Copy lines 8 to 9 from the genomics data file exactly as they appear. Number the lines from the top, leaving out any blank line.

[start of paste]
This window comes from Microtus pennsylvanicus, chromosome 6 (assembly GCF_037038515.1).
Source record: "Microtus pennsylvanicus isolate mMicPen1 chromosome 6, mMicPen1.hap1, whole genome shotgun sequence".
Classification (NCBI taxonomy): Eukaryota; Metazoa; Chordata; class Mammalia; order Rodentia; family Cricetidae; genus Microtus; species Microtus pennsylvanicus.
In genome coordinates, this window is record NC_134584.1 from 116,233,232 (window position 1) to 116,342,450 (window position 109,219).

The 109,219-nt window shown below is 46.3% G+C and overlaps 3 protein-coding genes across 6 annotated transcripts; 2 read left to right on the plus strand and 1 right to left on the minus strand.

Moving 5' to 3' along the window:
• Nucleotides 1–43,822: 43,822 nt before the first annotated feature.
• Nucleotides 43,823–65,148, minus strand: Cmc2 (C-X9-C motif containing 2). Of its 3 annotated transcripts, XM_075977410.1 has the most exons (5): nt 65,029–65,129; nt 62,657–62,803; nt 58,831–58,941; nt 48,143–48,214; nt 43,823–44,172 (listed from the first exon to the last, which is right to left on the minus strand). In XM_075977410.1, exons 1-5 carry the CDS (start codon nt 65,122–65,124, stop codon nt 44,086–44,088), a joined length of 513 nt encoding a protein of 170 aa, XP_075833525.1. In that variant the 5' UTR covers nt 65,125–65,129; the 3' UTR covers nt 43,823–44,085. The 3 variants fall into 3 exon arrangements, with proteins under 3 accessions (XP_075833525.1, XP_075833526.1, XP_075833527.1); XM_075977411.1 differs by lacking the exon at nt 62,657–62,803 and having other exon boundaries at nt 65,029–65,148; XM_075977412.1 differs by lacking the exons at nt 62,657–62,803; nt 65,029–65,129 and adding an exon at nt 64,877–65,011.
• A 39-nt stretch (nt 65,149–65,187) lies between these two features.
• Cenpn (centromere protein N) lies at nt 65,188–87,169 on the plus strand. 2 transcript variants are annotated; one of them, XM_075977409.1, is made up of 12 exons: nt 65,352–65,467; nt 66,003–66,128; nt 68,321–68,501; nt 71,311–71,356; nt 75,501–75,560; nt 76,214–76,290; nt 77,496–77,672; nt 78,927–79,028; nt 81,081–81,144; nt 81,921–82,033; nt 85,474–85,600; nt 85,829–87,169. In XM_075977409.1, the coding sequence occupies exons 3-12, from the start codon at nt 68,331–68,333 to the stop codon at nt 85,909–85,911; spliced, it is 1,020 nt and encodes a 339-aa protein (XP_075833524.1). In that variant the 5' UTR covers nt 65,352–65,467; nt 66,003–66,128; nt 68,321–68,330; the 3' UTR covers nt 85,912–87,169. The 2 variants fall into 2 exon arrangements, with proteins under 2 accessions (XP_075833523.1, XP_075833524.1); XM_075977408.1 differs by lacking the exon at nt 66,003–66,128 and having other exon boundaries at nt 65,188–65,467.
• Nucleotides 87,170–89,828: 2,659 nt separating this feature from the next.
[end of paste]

• Nucleotides 43,823–65,148, minus strand: Cmc2 (C-X9-C motif containing 2). Of its 3 annotated transcripts, XM_075977410.1 has the most exons (5): nt 65,029–65,129; nt 62,657–62,803; nt 58,831–58,941; nt 48,143–48,214; nt 43,823–44,172 (listed from the first exon to the last, which is right to left on the minus strand). In XM_075977410.1, exons 1-5 carry the CDS (start codon nt 65,122–65,124, stop codon nt 44,086–44,088), a joined length of 513 nt encoding a protein of 170 aa, XP_075833525.1. In that variant the 5' UTR covers nt 65,125–65,129; the 3' UTR covers nt 43,823–44,085. The 3 variants fall into 3 exon arrangements, with proteins under 3 accessions (XP_075833525.1, XP_075833526.1, XP_075833527.1); XM_075977411.1 differs by lacking the exon at nt 62,657–62,803 and having other exon boundaries at nt 65,029–65,148; XM_075977412.1 differs by lacking the exons at nt 62,657–62,803; nt 65,029–65,129 and adding an exon at nt 64,877–65,011.
• A 39-nt stretch (nt 65,149–65,187) lies between these two features.